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Introduction to Pancreatic Cancer

  • Georgios P. Fragulidis
Chapter

Abstract

Pancreatic ductal adenocarcinoma constitutes 90% of all primary malignant tumors arising from the pancreatic gland, and it is a highly lethal malignancy, which is increasing in incidence and mortality. In up to 60–70%, the tumor is located in the head, and the remaining is equally distributed in the body and in the tail of the pancreas. Due to aggressiveness of the tumor, the diagnosis of pancreatic cancer (PC) is rarely made at an early stage. More than 90% of PCs appear in the late stage of disease, and only 10% of patients have resectable tumors at the time of diagnosis. This is one of the main reasons for failing to achieve a cure in most patients since the only potentially curative therapy for pancreatic carcinoma is complete surgical resection.

54.1 Introduction

The goal of pancreatic imaging is the early detection and characterization of clinically relevant pancreatic lesions. Incidental pancreatic lesions are increasingly common and can range from benign incidental lesions to malignant. Consequently, in some cases the detection of a mass on imaging is nonspecific, and 5–15% of pancreatic resections may show benign pathology given the significant overlap of patient symptoms in benign and malignant pancreatic disorders. In addition, no pancreatic mass is visualized on imaging evaluation in 10% of cases since the tumor may be isoattenuating [1]. Thus, the presence and location of a mass may be assumed from secondary signs such as mass effect, an abnormal convex contour of the pancreas, ductal obstruction, and vascular invasion. Therefore, the use of a multimodality approach combines the strengths of individual imaging modalities and has a synergistic effect in improving diagnostic yield. Imaging techniques currently used for diagnosis and preoperative staging of PC include transabdominal ultrasound (US), contrast-enhanced multidetector computed tomography (MDCT), magnetic resonance imaging (MRI), MR cholangiopancreatography (MRCP), and PET scan and invasive imaging modalities like endoscopic ultrasound (EUS), endoscopic retrograde cholangiopancreatography (ERCP), and intraductal ultrasound (IDUS) [2].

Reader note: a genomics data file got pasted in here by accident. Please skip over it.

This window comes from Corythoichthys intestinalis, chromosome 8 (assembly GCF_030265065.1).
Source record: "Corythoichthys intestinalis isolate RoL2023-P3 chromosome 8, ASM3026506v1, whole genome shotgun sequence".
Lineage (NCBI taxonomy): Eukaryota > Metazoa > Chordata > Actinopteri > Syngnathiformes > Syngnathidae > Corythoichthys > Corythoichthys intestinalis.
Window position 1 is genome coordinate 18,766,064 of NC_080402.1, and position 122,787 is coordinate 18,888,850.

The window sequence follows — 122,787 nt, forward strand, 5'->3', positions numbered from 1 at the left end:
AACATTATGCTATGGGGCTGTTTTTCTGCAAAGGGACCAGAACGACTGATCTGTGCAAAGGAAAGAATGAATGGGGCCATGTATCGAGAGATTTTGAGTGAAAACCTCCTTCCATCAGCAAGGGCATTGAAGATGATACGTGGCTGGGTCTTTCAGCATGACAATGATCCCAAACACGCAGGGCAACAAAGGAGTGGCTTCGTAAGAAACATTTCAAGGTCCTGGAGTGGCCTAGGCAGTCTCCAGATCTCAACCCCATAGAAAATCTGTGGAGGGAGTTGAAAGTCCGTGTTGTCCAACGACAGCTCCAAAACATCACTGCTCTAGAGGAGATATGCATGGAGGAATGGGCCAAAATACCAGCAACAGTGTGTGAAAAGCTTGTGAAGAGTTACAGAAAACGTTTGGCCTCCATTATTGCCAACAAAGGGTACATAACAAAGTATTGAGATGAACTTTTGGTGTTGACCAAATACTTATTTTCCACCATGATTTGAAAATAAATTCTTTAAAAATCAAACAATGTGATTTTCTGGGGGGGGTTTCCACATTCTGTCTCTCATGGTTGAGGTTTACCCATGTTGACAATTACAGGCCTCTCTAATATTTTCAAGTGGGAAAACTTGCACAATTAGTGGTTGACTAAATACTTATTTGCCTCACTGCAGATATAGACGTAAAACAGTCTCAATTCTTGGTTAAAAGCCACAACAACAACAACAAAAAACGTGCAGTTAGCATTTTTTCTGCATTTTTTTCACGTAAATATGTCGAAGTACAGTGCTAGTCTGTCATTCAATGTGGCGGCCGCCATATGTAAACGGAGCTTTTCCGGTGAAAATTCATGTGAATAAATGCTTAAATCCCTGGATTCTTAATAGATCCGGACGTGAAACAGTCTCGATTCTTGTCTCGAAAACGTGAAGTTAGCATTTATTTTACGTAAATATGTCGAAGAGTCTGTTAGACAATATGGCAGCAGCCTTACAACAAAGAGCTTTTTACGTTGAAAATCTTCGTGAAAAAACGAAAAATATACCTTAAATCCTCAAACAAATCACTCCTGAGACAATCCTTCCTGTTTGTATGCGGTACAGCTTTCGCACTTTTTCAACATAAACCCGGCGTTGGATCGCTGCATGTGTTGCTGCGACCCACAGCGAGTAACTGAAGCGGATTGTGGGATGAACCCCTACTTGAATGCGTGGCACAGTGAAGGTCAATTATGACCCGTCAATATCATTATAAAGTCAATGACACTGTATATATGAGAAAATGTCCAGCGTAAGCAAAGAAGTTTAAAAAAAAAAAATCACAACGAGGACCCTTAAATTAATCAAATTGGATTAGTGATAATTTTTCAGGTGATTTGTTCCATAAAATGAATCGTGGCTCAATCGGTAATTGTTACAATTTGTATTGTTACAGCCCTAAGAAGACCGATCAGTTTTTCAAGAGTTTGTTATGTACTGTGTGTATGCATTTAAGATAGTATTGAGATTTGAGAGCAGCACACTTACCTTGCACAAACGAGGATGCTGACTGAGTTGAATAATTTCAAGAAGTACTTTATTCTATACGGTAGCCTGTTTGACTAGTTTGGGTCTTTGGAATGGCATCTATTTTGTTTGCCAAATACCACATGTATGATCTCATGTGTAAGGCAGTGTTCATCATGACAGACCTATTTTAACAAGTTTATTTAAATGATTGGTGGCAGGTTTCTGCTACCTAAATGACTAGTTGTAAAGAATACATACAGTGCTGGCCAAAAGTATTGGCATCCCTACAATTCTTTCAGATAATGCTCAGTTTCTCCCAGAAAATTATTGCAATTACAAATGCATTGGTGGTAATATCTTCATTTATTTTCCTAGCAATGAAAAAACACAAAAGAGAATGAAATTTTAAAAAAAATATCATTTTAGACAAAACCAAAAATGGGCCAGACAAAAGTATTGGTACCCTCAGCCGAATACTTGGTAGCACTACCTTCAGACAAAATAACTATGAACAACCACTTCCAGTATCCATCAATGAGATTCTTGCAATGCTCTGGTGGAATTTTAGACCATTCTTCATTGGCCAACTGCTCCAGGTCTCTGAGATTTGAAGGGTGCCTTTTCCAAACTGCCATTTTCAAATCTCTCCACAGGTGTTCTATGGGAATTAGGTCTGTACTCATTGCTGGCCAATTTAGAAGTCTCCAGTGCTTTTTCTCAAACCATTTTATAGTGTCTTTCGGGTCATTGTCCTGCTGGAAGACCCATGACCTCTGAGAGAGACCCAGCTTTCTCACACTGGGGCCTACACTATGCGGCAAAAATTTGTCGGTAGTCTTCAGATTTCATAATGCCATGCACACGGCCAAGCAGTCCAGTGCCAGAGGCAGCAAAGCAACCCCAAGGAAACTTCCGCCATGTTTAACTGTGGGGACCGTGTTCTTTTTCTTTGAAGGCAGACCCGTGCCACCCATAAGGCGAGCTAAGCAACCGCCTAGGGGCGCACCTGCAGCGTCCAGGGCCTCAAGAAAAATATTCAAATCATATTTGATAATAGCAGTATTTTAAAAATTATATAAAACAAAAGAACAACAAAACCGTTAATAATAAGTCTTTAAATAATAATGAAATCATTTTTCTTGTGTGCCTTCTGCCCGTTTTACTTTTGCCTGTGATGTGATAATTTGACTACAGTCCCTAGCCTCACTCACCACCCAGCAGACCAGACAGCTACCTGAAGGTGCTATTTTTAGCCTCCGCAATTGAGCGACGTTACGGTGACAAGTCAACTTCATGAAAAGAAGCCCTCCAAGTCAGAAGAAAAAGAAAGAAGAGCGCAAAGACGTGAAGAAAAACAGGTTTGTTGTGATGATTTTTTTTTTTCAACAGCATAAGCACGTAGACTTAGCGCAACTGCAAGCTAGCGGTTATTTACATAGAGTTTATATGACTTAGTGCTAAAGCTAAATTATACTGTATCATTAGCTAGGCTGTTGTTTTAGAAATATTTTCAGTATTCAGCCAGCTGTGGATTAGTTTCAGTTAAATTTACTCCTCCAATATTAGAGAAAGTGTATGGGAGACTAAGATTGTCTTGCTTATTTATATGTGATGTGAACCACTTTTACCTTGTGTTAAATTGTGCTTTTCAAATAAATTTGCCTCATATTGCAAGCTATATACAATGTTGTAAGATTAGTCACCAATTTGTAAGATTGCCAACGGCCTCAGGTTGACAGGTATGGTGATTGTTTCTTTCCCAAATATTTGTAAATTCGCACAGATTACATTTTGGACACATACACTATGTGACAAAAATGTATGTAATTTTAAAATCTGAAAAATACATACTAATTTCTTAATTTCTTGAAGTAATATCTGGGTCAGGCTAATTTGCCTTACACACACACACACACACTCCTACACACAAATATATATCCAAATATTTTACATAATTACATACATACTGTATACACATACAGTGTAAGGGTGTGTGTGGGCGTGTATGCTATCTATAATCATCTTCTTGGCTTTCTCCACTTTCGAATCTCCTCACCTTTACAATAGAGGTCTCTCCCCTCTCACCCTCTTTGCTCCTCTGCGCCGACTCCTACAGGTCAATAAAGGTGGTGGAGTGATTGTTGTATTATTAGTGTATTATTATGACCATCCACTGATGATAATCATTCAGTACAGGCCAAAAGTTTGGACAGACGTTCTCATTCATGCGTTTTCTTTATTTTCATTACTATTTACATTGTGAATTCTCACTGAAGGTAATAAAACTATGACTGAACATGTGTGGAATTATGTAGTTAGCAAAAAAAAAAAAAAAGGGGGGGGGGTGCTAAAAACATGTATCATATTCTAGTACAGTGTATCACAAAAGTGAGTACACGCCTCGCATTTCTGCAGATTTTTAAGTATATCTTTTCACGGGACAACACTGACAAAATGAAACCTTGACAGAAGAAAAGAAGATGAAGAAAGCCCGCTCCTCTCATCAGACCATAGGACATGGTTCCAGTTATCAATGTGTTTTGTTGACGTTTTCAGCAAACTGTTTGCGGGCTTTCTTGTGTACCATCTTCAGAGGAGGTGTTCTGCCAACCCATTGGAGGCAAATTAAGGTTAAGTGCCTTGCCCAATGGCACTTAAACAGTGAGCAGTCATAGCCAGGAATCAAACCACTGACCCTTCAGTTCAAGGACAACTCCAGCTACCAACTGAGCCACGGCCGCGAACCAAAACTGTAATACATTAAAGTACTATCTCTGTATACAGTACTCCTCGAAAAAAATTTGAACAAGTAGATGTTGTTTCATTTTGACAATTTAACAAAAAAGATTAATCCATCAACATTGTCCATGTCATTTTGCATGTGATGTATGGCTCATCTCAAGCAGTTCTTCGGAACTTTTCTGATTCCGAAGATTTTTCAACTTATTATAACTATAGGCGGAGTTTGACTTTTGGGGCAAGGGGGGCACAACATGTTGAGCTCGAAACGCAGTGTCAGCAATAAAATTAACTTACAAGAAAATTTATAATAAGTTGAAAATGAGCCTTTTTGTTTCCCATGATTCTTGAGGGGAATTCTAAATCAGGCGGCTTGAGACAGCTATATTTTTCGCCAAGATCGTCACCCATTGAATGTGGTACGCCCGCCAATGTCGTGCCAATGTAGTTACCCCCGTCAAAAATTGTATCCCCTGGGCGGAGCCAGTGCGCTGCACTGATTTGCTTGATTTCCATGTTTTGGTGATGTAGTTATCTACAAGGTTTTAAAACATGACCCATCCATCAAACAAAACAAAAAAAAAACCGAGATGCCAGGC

References

  1. 1.
    Sharma C, Eltawil KM, Renfrew PD, Walsh MJ, Molinari M (2011) Advances in diagnosis, treatment and palliation of pancreatic carcinoma: 1990–2010. World J Gastroenterol 17(7):867–897.  https://doi.org/10.3748/wjg.v17.i7.867 CrossRefPubMedPubMedCentralGoogle Scholar
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    Coté GA, Smith J, Sherman S, Kelly K (2013) Technologies for imaging the normal and diseased pancreas. Gastroenterology 144(6):1262–71.e1.  https://doi.org/10.1053/j.gastro.2013.01.076 CrossRefPubMedGoogle Scholar

Copyright information

© Springer International Publishing AG, part of Springer Nature 2018

Authors and Affiliations

  1. 1.2nd Department of SurgeryNational and Kapodistrian University of Athens School of MedicineAthensGreece

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